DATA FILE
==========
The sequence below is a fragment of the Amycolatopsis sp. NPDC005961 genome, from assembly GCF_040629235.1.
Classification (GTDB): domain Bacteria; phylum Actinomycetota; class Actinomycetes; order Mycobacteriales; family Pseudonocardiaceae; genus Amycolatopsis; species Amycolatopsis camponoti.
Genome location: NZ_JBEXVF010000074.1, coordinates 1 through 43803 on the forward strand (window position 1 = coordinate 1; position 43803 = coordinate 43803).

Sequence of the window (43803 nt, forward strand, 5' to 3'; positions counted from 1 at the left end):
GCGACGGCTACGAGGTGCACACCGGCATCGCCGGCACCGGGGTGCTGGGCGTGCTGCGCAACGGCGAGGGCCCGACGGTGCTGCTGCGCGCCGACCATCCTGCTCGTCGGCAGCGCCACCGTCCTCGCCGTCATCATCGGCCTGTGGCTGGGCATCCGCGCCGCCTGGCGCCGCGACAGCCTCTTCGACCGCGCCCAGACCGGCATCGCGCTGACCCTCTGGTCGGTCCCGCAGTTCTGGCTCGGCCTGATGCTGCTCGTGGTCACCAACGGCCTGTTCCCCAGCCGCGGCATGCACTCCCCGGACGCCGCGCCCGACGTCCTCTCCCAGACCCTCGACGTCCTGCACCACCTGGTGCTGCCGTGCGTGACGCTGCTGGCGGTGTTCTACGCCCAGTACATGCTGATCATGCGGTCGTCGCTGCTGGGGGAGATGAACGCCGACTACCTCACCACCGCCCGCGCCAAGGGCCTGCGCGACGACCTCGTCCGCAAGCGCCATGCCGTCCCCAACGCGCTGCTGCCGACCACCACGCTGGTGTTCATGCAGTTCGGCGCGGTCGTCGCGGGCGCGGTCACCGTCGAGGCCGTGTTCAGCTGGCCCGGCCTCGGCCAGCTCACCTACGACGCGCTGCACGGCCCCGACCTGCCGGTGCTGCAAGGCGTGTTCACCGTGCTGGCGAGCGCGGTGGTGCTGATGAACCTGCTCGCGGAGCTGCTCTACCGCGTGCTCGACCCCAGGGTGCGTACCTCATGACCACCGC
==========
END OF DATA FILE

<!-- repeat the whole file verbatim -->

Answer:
The sequence below is a fragment of the Amycolatopsis sp. NPDC005961 genome, from assembly GCF_040629235.1.
Classification (GTDB): domain Bacteria; phylum Actinomycetota; class Actinomycetes; order Mycobacteriales; family Pseudonocardiaceae; genus Amycolatopsis; species Amycolatopsis camponoti.
Genome location: NZ_JBEXVF010000074.1, coordinates 1 through 43803 on the forward strand (window position 1 = coordinate 1; position 43803 = coordinate 43803).

Sequence of the window (43803 nt, forward strand, 5' to 3'; positions counted from 1 at the left end):
GCGACGGCTACGAGGTGCACACCGGCATCGCCGGCACCGGGGTGCTGGGCGTGCTGCGCAACGGCGAGGGCCCGACGGTGCTGCTGCGCGCCGACCATCCTGCTCGTCGGCAGCGCCACCGTCCTCGCCGTCATCATCGGCCTGTGGCTGGGCATCCGCGCCGCCTGGCGCCGCGACAGCCTCTTCGACCGCGCCCAGACCGGCATCGCGCTGACCCTCTGGTCGGTCCCGCAGTTCTGGCTCGGCCTGATGCTGCTCGTGGTCACCAACGGCCTGTTCCCCAGCCGCGGCATGCACTCCCCGGACGCCGCGCCCGACGTCCTCTCCCAGACCCTCGACGTCCTGCACCACCTGGTGCTGCCGTGCGTGACGCTGCTGGCGGTGTTCTACGCCCAGTACATGCTGATCATGCGGTCGTCGCTGCTGGGGGAGATGAACGCCGACTACCTCACCACCGCCCGCGCCAAGGGCCTGCGCGACGACCTCGTCCGCAAGCGCCATGCCGTCCCCAACGCGCTGCTGCCGACCACCACGCTGGTGTTCATGCAGTTCGGCGCGGTCGTCGCGGGCGCGGTCACCGTCGAGGCCGTGTTCAGCTGGCCCGGCCTCGGCCAGCTCACCTACGACGCGCTGCACGGCCCCGACCTGCCGGTGCTGCAAGGCGTGTTCACCGTGCTGGCGAGCGCGGTGGTGCTGATGAACCTGCTCGCGGAGCTGCTCTACCGCGTGCTCGACCCCAGGGTGCGTACCTCATGACCACCGC